NAFTA Truth and Consequences: Corn
NAFTA Truth and Consequences: Corn
- Since NAFTA came into effect on January 1, 1994, U.S. corn exports to Mexico have almost doubled to some 6 million metric tons in 2002. NAFTA eliminated quotas limiting corn imports (Mexico used to only import corn when its farmers’ production fell short of domestic needs) but allowed U.S. subsidy programs to remain in place – promoting dumping of corn into Mexico by U.S. agribusiness at below the cost of production. While U.S. corn exports to Mexico were almost all yellow corn in the mid-1990s, some 20% are now white corn. However, even before the U.S. white corn exports began to increase, the price paid to farmers in Mexico for corn fell by over 70% as huge amounts of U.S. yellow corn were dumped in the Mexican market.
- Yellow and white corn are treated as the same commodity under NAFTA. This policy has had serious consequences for Mexican corn growers, as it made it almost impossible to maintain price differentials between yellow corn and the normally-more-expensive white corn. U.S. corn is typically dumped in the Mexican market at up to 30% below the cost of production. In addition, corn buyers in Mexico are attracted to imported U.S. corn by the very favorable loan rates available to them through U.S. export agencies. In the years immediately following NAFTA’s introduction for example, buyers that contracted with U.S. exporters had access to loans through the U.S. Commodity Credit Corporation at 7% for 3 years. Interest rates from Mexican lenders ran between 25 and 30% at that time. The availability of large amounts of U.S. yellow corn, combined with the favorable credit terms, has given a small number of large corn purchasers in Mexico tremendous leverage over prices in their dealings with Mexican producers; if the Mexican farmers will not sell them corn at their demanded price, the large producers – including Mexican corn mills and other food processors now part-owned by U.S. agribusinesses – buy U.S. corn. In 2001, Mexican farmers produced 18 million tons of corn – 3 million of which were left unused.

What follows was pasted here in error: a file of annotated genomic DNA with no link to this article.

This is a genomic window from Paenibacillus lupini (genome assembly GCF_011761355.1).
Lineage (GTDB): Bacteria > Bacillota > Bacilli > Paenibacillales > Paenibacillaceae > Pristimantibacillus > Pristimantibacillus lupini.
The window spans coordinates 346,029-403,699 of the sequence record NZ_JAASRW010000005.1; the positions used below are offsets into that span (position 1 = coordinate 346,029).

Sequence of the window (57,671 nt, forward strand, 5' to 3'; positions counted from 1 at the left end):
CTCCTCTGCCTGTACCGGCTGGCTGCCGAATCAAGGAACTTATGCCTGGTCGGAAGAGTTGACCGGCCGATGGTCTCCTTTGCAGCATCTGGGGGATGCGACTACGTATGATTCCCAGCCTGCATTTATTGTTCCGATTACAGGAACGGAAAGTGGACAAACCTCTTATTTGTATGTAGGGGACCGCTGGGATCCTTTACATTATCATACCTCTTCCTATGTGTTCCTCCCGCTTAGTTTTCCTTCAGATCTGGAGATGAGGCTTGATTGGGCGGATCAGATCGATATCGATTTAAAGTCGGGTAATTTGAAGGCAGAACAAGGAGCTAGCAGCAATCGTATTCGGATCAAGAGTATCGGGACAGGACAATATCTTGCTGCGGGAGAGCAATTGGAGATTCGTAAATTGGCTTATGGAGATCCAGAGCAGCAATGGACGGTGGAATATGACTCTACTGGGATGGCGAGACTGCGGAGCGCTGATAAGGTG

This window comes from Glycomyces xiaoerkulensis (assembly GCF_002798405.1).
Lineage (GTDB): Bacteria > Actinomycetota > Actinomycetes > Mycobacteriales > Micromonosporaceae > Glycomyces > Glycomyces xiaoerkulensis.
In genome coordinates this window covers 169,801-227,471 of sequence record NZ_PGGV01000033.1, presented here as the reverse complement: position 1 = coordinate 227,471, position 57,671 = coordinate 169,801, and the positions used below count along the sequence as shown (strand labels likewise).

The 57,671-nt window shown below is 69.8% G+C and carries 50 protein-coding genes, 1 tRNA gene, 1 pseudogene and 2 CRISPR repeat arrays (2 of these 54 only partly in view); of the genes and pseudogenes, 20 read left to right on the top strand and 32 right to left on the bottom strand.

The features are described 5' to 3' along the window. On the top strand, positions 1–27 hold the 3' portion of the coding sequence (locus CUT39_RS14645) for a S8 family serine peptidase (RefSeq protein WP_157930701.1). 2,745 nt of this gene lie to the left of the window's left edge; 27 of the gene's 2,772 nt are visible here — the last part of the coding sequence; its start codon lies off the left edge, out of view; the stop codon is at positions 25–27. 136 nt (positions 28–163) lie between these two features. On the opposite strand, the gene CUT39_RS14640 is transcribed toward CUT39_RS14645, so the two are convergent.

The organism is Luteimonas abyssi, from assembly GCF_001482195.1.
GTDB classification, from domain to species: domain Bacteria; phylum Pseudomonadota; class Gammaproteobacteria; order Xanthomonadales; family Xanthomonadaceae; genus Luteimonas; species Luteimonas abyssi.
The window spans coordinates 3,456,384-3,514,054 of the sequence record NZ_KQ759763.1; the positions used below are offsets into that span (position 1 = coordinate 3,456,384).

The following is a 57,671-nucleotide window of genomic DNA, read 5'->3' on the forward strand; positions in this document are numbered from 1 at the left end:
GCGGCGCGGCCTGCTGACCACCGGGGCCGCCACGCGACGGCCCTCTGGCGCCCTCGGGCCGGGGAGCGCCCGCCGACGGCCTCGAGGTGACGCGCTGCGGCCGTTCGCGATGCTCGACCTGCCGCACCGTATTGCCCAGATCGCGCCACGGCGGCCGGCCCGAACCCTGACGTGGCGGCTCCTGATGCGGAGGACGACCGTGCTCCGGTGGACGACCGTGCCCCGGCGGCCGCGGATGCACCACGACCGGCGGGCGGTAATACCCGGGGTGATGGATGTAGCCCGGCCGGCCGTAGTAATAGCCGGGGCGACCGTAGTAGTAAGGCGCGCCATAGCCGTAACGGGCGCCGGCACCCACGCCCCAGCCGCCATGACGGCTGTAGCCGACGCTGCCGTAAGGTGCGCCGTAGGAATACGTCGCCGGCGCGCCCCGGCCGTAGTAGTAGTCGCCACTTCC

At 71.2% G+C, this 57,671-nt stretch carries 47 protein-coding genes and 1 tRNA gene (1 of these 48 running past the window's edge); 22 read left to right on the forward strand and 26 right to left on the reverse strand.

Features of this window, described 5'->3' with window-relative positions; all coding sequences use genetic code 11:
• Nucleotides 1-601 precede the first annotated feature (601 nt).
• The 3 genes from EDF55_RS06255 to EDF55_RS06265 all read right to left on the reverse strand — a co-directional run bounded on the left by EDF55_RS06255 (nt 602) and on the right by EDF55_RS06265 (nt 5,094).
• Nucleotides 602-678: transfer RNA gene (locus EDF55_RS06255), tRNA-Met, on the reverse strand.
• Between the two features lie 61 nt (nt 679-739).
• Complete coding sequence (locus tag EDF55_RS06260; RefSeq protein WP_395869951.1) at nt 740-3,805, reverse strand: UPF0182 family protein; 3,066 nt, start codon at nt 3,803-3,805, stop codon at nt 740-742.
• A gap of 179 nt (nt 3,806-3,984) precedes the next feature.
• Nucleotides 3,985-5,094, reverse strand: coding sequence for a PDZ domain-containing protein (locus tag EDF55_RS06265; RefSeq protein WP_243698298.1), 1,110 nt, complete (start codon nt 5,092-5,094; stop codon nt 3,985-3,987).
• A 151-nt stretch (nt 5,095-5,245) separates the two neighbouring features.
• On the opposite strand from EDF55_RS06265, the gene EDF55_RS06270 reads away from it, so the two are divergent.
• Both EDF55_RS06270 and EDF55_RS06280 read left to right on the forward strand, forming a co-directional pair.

- While large amounts of U.S. yellow corn are used in Mexico as animal feed, substantial amounts are also used in preparing food for human consumption. The growing use of yellow corn for human food has triggered protests and outrage in Mexico. At a news conference in August 2002, a coalition of corn producers, activists and representatives from the Mexican states of Chihuahua and Sinaloa gave voice to a widespread sense of outrage over the “indiscriminate importing” of U.S. corn, its use for human consumption and its alleged health risks (click to read translated Mexican news coverage of the event.) According to the popular Mexican magazine Cambio, one out of every three corn tortillas in Mexico is now made out of imported corn. Under sustained political pressure from citizens and activists, the Mexican government in 2002 agreed to publish the list of companies that import U.S. corn, which showed extensive purchases by producers of food for human consumption. For more information about Mexican government data on these imports, click here (Spanish-language only). Click below to view U.S. corn imports by Mexican food producers in 2002: